BPA stands for bisphenol A. BPA is an industrial chemical that has been used to make certain plastics (polycarbonate) and epoxy resins since the 1960s. Polycarbonate plastics are often used in containers that store food and beverages, and as water bottles whereas epoxy resins are used to coat the inside of metal products, such as food cans, bottle tops, etc.
All materials and articles that come into contact with food, from manufacturers' packaging to storage containers should be tested to ensure they are safe for food contact and compliant with the European Framework Regulation (EC) No. 1935/2004. Recent changes to the Plastics Regulation which were published in February 2018 (Regulation (EU) 2018/213), specifying a decrease in the specific migration limit for BPA as well as new restrictions for BPA in food contact varnished and coated materials and articles, will mean that the challenge for industry will now be more about 'BPA free'.
Bisphenol A is employed to make certain plastics and epoxy resins. BPA-based plastic is clear and tough and is made into a variety of common consumer goods. Epoxy resins containing BPA may also be used as coatings on the inside of food and beverage cans.
Any residual (unreacted) BPA in the plastic or epoxy resin has the potential to transfer into any food/beverage with which it comes into contact. This can increase the human exposure to BPA, which may result in potentially negative side effects. BPA has been reported to exhibit oestrogen mimicking, hormone-like properties.
Fera is the UK National Reference Laboratory for Materials and Articles in Contact with Food and our experts make use of cutting-edge technologies to determine any potential BPA contamination within your sample. Fera’s food safety experts can analyse a range of samples for the presence of BPA contamination, including: food and beverages, infant formula, and food packaging.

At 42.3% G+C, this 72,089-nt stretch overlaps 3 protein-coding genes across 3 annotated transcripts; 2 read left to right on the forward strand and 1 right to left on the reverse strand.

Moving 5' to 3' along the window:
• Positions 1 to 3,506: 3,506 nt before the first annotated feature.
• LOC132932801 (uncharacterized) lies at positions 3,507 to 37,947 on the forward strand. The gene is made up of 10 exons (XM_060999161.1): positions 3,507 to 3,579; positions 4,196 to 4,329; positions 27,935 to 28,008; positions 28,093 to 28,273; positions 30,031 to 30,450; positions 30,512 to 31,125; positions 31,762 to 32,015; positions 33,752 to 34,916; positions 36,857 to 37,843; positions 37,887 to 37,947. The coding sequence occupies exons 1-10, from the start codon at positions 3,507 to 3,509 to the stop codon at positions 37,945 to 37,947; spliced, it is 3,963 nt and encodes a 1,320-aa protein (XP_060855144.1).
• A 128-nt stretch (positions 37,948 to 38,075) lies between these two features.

Reporting limits are sample specific but are typically in the low parts-per-billion level (ppb, µg/kg) range.
Fera scientists analyse and quantify BPA within your samples by utilising liquid chromatography with mass spectrometric detection at our state-of-the-art facilities. Methods used are designed to minimise contamination by this ubiquitous substance during our analysis.
Bisphenol A within infant formula food packaging has strict rules and regulations governing its use. National regulations vary in severity, with the FDA banning its use within infant formula packaging. This is in response to consumer preference as well as an ongoing commitment to reduce exposure to BPA.
Fera’s testing procedures for BPA in food packaging can be invaluable to inform your prevention efforts and give you the confidence you require to make key food packaging decisions to reduce BPA exposure. In the EU, Regulation (EU) No 321/2011 outlines a restriction of use of BPA in plastic infant feeding bottles.
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